TNN, Jan 8, 2011, 05.46am IST
LUCKNOW: The man-animal conflict has once again raised its ugly head. A 60-year-old man is the latest casualty to the big cat.
According to officials, the incident took place in Katarniaghat on Thursday morning. The fact that the body was intact and not consumed by the big cat gives some sense of respite to forest officers in the area.
“This is not a case of man-eating,” said MK Shukla, Range Officer, Katarniaghat. 60-year-old Saligram, resident of Belahanpura village, was killed at around 10:30 on Thursday morning, when he had gone to work in his sugarcane field. The man had gone alone to the field.
The pugmarks found around the body appear to be of a tigress. In all possibilities, the tigress was already present in the dense sugarcane field, when the man reached the spot and was attacked by the tigress in retaliation.
The man had injury marks on his neck and died of excessive bleeding. A compensation of Rs 10,000 was released immediately to his family. Another Rs 1 lakh as compensation will be given by the state government once the formalities are done. The incident took place in compartment 4 of Sadar beat near Girijapuri barrage. The incident of this nature has not occurred in the area in recent past.
But the villagers have been alerted to follow precautions while venturing into sugarcane fields, especially when alone. When men move in groups, they mostly alert the tiger of their presence and in that case the big cat will avoid coming close to them.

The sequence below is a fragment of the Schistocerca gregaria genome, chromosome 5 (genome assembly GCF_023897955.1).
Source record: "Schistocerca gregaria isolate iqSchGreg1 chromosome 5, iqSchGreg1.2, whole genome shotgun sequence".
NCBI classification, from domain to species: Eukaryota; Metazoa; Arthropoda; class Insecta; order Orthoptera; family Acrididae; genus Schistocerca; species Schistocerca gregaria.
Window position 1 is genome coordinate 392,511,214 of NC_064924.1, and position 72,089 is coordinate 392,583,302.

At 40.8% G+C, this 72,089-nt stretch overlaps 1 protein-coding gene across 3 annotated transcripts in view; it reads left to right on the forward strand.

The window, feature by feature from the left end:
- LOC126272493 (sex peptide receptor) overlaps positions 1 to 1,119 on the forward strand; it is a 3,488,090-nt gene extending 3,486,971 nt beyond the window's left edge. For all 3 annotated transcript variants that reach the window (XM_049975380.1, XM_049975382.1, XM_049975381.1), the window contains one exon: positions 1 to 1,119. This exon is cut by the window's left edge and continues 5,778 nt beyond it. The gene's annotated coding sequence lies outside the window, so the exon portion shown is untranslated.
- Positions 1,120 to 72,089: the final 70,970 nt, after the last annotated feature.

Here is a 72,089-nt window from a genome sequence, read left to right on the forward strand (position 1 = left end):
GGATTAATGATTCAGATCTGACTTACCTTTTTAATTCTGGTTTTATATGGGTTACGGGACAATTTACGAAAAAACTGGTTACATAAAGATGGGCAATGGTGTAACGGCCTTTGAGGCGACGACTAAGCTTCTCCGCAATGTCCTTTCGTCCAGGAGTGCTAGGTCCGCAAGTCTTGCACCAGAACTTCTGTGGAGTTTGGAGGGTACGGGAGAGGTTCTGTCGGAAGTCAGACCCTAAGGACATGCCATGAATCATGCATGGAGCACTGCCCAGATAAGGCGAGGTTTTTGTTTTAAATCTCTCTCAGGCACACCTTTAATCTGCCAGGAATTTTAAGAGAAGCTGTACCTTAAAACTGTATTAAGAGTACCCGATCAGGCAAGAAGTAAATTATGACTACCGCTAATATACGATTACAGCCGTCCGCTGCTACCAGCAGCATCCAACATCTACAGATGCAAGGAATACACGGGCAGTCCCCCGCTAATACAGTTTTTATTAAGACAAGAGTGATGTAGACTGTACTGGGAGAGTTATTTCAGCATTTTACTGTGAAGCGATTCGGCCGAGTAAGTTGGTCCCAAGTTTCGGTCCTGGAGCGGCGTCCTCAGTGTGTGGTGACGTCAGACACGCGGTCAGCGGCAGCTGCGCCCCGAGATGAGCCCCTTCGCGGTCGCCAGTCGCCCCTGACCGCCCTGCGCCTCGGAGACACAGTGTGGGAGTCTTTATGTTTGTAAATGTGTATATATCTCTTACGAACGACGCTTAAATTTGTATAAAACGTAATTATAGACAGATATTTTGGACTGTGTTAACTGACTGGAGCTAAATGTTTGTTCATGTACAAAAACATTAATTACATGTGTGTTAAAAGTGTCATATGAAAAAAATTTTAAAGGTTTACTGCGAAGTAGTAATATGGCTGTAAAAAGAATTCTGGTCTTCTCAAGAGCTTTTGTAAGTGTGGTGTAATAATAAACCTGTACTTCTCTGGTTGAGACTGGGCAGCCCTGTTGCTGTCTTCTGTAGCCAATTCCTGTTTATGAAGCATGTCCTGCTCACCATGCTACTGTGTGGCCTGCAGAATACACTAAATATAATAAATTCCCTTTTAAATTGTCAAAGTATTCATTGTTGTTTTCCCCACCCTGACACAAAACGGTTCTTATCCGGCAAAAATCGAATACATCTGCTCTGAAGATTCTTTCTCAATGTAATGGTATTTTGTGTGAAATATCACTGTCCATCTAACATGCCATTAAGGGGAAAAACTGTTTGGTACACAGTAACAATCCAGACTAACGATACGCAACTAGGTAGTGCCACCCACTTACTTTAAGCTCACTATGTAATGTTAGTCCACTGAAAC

Katarniaghat has a sizable population of big cats, both tigers and leopards. The tigers being present in sugarcane field is a common phenomenon in terai belt. Mostly, tigress with cubs are present in the fields. The killings taking place during the day are mostly the ones where tigers charge in retaliation when they are consciously or unconsciously disturbed.
In most of the incidents, where tigers have killed men in the recent past, big cats have not ventured out of the forest area. On the contrary, men have entered forests and got killed.
The officers said that since tigers live in the core area of the forests, they do not venture out of forest unless they turn into compulsive maneaters.
The forest department has increased the vigil in the area in order to avoid even the remotest chance of a similar incident happening again. The area has some villages in its vicinity.
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